Wednesday, September 20, 2006
The Myth (?) of the Starving Artist
I was relating, recently, the story about how my dad and his friend, Eric Larson, were approached by Walt Disney, way back when he only had a storefront in Burbank, to be on his first team of animators. Eric accepted the offer and went on to create Bambi, Thumper, Flower, etc. I am sure my dad agonized over the offer, and in the end, he turned it down. He thought it was too risky. My dad was a pretty good artist, and we grew up seeing our likenesses turned into cartoons on many occasions. As a teen, and an artist, myself, I felt angry at my dad for turning down that offer, (especially when I was at Disneyland).
It wasn’t until I was older that I realized that he made the sacrifice for us. I am sure he would have preferred to have an animator for Disney. Instead, he finished grad school to be a psychologist, and worked hard to support his family.
No matter what business Disney was starting back then in Burbank, it would have been a risky endeavor. A business in the arts, even riskier.
I spoke to my next-door neighbor yesterday because I saw him installing a wrought metal gate. I knew that he worked in metals and was trying to make a living at it. Mark has said to me, “He’s an artist. Like you.”
I took a few photos of his gate and he was telling me about how he was probably going to have to close his business; just do it on the side. He was doing well, but the costs of materials was getting to be too much. And when he priced his work to reflect the costs of his better materials, the business went elsewhere.
When it comes to the arts, people tend to want what is cheap and mass produced. There is certainly more of a trend for people to expect free or very low cost digital photos these days because they know they can take a photo and it will only cost them the price of the paper to print it.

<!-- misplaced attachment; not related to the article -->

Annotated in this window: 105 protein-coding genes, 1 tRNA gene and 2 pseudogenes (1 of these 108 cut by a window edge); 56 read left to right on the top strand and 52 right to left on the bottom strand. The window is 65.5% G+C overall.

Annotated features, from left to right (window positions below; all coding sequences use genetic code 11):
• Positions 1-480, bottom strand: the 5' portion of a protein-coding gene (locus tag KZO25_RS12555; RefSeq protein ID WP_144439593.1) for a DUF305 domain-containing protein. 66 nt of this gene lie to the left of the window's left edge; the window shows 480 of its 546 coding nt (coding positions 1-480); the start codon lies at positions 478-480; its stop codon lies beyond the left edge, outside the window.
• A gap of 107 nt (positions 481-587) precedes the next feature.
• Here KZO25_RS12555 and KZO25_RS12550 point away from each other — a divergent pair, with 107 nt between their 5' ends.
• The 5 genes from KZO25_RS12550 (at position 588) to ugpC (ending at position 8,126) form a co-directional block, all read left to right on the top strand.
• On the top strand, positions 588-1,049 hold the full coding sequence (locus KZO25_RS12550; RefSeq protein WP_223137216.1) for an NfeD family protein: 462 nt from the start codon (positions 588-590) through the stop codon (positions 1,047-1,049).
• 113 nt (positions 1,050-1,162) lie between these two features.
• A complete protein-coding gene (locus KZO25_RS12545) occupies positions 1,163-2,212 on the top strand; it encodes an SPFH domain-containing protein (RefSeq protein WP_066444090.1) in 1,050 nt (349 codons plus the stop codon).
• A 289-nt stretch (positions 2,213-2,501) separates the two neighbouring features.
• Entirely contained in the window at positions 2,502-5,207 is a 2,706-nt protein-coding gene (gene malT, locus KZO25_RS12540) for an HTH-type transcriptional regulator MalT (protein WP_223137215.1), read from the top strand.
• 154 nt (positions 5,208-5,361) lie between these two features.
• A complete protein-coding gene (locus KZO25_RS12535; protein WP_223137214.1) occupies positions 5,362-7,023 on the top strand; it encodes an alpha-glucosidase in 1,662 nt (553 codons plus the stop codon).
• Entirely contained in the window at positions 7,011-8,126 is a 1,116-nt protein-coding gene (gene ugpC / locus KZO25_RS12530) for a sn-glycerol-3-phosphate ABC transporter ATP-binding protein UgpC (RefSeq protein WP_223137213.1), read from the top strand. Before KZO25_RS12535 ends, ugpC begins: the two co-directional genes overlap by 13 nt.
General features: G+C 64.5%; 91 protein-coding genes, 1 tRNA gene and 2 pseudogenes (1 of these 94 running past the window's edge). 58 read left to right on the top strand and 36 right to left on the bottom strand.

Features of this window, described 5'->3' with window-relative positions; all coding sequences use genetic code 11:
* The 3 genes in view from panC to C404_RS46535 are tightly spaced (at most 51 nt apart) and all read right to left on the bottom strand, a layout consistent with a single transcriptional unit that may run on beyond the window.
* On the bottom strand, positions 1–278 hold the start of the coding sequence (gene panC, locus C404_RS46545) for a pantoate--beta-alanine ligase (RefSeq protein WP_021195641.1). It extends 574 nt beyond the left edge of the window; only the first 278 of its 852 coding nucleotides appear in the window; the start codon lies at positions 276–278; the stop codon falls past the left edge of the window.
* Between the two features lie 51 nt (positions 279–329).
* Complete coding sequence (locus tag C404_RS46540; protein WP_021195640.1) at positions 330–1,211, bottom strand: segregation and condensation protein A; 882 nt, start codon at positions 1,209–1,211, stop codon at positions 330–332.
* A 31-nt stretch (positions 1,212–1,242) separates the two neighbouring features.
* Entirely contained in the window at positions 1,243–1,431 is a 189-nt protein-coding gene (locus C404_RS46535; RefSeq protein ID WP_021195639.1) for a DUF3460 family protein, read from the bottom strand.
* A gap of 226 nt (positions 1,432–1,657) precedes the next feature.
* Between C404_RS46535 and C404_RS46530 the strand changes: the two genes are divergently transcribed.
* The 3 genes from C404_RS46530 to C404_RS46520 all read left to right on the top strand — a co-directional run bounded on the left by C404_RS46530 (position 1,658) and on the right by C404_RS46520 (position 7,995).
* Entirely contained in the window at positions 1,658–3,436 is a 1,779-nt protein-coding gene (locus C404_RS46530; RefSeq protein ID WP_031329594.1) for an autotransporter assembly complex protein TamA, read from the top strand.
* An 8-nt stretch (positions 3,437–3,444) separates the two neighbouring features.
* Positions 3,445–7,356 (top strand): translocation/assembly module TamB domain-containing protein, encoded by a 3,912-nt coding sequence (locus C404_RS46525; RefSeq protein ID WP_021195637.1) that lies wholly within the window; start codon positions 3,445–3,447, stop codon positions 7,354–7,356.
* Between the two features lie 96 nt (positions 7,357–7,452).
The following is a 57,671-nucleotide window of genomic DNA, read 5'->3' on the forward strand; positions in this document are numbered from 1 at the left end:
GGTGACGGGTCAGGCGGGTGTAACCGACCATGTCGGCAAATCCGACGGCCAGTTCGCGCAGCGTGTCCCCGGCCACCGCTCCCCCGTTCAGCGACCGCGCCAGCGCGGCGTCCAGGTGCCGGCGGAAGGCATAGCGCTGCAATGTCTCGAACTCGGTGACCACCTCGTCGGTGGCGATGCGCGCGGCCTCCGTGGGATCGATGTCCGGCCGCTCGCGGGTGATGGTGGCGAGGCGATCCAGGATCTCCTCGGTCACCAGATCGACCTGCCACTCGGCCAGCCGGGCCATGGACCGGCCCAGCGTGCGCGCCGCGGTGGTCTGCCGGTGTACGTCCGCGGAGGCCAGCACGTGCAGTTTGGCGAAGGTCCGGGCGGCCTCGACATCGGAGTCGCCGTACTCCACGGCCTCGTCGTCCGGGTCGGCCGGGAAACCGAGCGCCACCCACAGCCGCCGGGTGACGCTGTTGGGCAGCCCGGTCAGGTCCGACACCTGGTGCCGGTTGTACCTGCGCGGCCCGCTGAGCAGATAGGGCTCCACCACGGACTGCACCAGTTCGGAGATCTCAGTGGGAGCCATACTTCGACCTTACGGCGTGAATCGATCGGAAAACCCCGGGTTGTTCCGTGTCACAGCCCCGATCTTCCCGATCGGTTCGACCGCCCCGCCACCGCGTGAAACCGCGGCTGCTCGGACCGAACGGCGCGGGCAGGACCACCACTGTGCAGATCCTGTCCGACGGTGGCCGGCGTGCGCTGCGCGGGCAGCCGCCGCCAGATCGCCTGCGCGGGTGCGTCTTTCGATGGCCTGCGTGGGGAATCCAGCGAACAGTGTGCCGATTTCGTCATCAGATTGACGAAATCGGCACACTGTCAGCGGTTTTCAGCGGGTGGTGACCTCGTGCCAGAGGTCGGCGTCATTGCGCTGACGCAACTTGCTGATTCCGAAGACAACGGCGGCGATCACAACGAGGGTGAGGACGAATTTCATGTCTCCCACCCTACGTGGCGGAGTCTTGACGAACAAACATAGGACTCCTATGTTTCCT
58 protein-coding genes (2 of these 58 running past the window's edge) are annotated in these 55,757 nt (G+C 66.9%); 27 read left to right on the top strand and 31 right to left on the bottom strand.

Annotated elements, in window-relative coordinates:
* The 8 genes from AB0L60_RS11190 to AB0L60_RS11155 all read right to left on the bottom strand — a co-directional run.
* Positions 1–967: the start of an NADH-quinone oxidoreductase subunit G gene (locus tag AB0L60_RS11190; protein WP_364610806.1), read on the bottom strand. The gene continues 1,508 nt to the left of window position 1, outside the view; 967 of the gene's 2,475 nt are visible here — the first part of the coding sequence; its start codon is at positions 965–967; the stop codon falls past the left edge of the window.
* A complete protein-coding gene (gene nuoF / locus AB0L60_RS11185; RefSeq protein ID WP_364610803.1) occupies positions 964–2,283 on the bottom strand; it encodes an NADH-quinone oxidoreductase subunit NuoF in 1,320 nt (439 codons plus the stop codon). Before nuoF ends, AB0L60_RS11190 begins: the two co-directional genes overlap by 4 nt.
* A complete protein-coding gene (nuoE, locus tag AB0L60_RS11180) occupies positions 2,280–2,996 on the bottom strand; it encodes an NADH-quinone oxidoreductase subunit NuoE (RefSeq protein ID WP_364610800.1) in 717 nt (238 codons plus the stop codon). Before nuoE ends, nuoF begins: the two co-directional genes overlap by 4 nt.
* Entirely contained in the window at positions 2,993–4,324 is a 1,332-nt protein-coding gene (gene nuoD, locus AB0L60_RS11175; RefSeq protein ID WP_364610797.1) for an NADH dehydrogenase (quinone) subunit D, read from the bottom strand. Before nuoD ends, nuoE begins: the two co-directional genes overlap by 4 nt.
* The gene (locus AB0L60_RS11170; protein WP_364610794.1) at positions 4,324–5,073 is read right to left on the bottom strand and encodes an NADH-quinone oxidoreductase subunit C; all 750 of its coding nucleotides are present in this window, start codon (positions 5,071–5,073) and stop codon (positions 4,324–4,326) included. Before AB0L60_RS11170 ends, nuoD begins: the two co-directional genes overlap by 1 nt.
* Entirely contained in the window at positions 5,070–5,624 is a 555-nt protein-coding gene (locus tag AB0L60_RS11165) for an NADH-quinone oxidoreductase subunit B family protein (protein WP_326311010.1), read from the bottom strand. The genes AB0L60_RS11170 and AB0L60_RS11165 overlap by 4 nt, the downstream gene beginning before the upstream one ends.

Too often it is forgotten that it is much more than the cost of the materials. I’ve often heard the story of the woman in France who asked for a watercolor of a street artist. He whipped up a watercolor for her with a flourish and when she asked how much, he told her his price. She was astounded at the price. She complained that the paper was cheap and that it only took him ten minutes to create the painting. “No, Madame,” he responded, “it took 35 years!”
Recently someone approached me with a similar question. She was admiring my photos and complaining that she wasn’t able to take photos “like that.” She asked what equipment I was using, and if that was what made the difference. I responded that it was probably about 40 years that made the difference
When I was an art student, computers were not even a thought in any of our minds. In commercial art and design classes, we had to learn to hand-letter advertisements, which would then be reduced. We had to work hard to learn the elements of design, and to work with a variety of medium. But even then, the idea of craftsmanship was in peril as the masses were already buying “sofa-sized” mass produced paintings in colors to match their décor.
Throughout history, artists have been under-appreciated, at least while alive, and confined to a loft somewhere, to spend food money on a particular, expensive shade of rare, red pigment.
I told the metal crafter that he should not give up. He agreed that he would continue to produce his art, even if only on the side.
As I walked back to my front door, camera in hand, I thought of how, in college, I had a second major in psychology (just in case?) and I thought of the stack of manuscripts waiting for me to edit and told him that, yes, I have a day job, too. But hey, at least I am not creating kitsch, and I am not doing school portraits for a company that only knows how to line them up and shoot them like pinned down specimens. I have not sold out, and I will not give up.
Support your local starving artist! Crave beauty!